He stood to Reverend King’s left, took a deep breath, and locked arms with his friend and mentor as they readied themselves to march to further the cause of civil rights. The unidentified “white” man wore sunglasses because his sensitive blue eyes strained at the brightness of the day. Only he isn’t unidentified. And he isn’t white.
The man in the photo is Reverend Jesse Lee Douglas, Sr., an African-American with albinism who fought for civil rights for blacks in the South. “I wasn’t noticed as much as people of color were,” Douglas says. “Even as president of the Montgomery Improvement Association (MIA), they didn’t think I was a black man. They thought I was a white sympathizer.”
Some have mistaken the photo of him and Dr. Martin Luther King, Jr. as being from the Selma to Montgomery March of 1965. But Douglas says this isn’t the case. “That photo was taken at a march that we had on the county courthouse in Montgomery, Alabama. Students of Alabama State University (Alabama State College at the time) were demonstrating downtown, and Sheriff Butler had deputies run the students down with horses to curtail the demonstrations,” Douglas recalls. “I called Dr. King, and he came to Montgomery to assist us. We marched to where Sheriff Butler’s office was, and we met with him from about 1:00 – 5:00 in the afternoon. It rained cats and dogs. People stayed outside with umbrellas until we came out and told them there was an agreement that something like that would never happen again.”
Douglas and many others were committed to furthering civil rights for reasons that young people might not be able to imagine today. “Before that time, everything in the U.S. was off limits to blacks,” Douglas explains. Places like train and bus stations would have separate restrooms for whites. African-Americans weren’t allowed to eat in restaurants or stay in hotels. When the Public Accommodations Bill of the Civil Rights Act of 1964 was passed, Douglas and Dr. King were among the first to see if hotels would respect the law and allow them to rent a room. They traveled Birmingham to see for themselves.
“When we were coming back from Birmingham, we stopped at one of the antebellum hotels built by black slaves. No black people had ever stayed there, and we stopped the day after the public accommodations bill had passed.” Douglas says. “A member of the American Nazi Party had followed us [to the hotel]. When Dr. King went up to register, he worked his way up there and punched Dr. King in the face as hard as he could.” Regardless, Dr. King’s passion for the movement never overcame his desire towards nonviolence. Douglas recalls, “If you didn’t pledge yourself to nonviolence – sign a commitment form that you would not rebel or retaliate against the things directed to you – you could not participate.”
Though he himself did not march, Reverend Douglas helped with the logistics of the 18-day Selma to Montgomery March and prepared to greet marchers on their arrival to Montgomery. “Dr. King made a national appeal for people to come to Selma to assist them in this march to Montgomery. The MIA had to form carpools, [and arrange] housing and food – all of that had to be negotiated by the people and pastors in Montgomery. Selma didn’t just happen in a vacuum. We helped make it happen.”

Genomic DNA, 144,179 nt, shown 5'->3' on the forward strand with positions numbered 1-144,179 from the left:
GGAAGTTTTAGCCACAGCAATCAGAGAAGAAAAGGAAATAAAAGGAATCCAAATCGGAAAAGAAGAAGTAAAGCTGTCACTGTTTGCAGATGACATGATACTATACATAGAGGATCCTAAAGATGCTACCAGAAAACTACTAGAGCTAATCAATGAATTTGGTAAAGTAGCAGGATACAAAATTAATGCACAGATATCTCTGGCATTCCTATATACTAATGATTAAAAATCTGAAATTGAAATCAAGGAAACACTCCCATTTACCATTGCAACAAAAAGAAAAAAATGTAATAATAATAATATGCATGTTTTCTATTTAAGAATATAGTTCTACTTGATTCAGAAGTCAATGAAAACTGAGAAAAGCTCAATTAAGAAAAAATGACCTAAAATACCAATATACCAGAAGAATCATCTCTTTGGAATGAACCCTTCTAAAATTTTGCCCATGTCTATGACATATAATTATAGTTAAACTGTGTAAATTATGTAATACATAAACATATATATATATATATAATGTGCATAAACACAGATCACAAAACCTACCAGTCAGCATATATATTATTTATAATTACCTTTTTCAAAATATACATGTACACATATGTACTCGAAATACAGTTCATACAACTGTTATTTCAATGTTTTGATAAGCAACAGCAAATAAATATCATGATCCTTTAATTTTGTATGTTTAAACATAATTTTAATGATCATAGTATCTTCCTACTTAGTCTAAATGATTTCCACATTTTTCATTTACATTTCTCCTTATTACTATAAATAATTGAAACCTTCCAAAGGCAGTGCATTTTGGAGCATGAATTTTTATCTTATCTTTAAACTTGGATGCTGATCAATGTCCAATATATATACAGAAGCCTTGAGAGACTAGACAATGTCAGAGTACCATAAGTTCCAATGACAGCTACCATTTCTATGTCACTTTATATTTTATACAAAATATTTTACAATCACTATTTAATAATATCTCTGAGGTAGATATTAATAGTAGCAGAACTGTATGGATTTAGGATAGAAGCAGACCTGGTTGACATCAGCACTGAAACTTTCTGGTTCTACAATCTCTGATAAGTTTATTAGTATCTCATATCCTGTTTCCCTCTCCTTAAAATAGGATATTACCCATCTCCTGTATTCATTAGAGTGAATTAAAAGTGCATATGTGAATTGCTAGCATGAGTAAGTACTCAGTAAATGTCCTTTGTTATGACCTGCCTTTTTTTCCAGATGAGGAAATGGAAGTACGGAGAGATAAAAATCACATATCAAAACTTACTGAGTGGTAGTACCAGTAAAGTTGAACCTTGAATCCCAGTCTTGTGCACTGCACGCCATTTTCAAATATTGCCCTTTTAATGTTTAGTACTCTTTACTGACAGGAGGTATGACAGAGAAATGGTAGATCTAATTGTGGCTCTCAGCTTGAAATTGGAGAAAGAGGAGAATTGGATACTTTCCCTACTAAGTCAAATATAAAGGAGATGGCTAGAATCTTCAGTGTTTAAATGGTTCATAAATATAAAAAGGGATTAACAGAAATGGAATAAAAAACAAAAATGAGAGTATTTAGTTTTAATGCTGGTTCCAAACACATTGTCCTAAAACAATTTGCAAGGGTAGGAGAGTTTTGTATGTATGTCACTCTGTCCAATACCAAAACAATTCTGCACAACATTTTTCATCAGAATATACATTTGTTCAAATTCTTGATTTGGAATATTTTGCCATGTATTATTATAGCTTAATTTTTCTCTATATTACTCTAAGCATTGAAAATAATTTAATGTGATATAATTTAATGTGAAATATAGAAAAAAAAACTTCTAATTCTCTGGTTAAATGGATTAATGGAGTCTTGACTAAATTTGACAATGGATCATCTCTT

Part of the work Reverend Douglas did came on the closing night of the march. Celebrities and entertainers converged on Montgomery to welcome the thousands of marchers who arrived in the pouring rain. “People from Montgomery were wonderful in providing assistance with vehicles, housing, feeding. A lot of people slept on benches in churches. People came from all walks of life,” Douglas recounts.
Douglas and SCLC Board Members along with Harry Belafonte had secured several big entertainment names such as Sammy Davis Jr. to perform for the crowd. It had been a long march, but according to Douglas, only 300 marchers had been allowed to march on the highway. The rest had to walk on the side of the road by order of Judge Frank M. Johnson, Jr. “Lyndon Johnson sent troops to supervise the whole thing and set up a hospital to take care of any injuries,” says Douglas.
Douglas remembers one person who responded to Dr. King’s call to help with the Selma to Montgomery March. Viola Liuzzo came from Michigan to help drive people who had participated in the march as part of the MIA transportation committee. She was assassinated on the road after her attackers saw that she was a white woman riding in the same car as an African-American. Her murder still weighs heavy on Douglas’s mind.
At 87, Douglas feels he has lived a full life. “I believe that everything I have done with my life has been within the will of God,” Douglas says. “I’m just glad that I was sensitive enough to realize that these were my callings. I entered the ministry in my early 20’s and pastored for 53 years full time in service to people while working in the Civil Rights Movement.” Even now, he can be found giving guest lectures at schools across the country about the Movement and his experiences in Alabama.
Douglas continues to have hope for race relations. “There’s only one God and one human race,” the reverend says. “And He loves all of His creation equally. He gives us talents and abilities to use for all of our brothers. We’ve come quite a ways, but there is still a long ways to go.”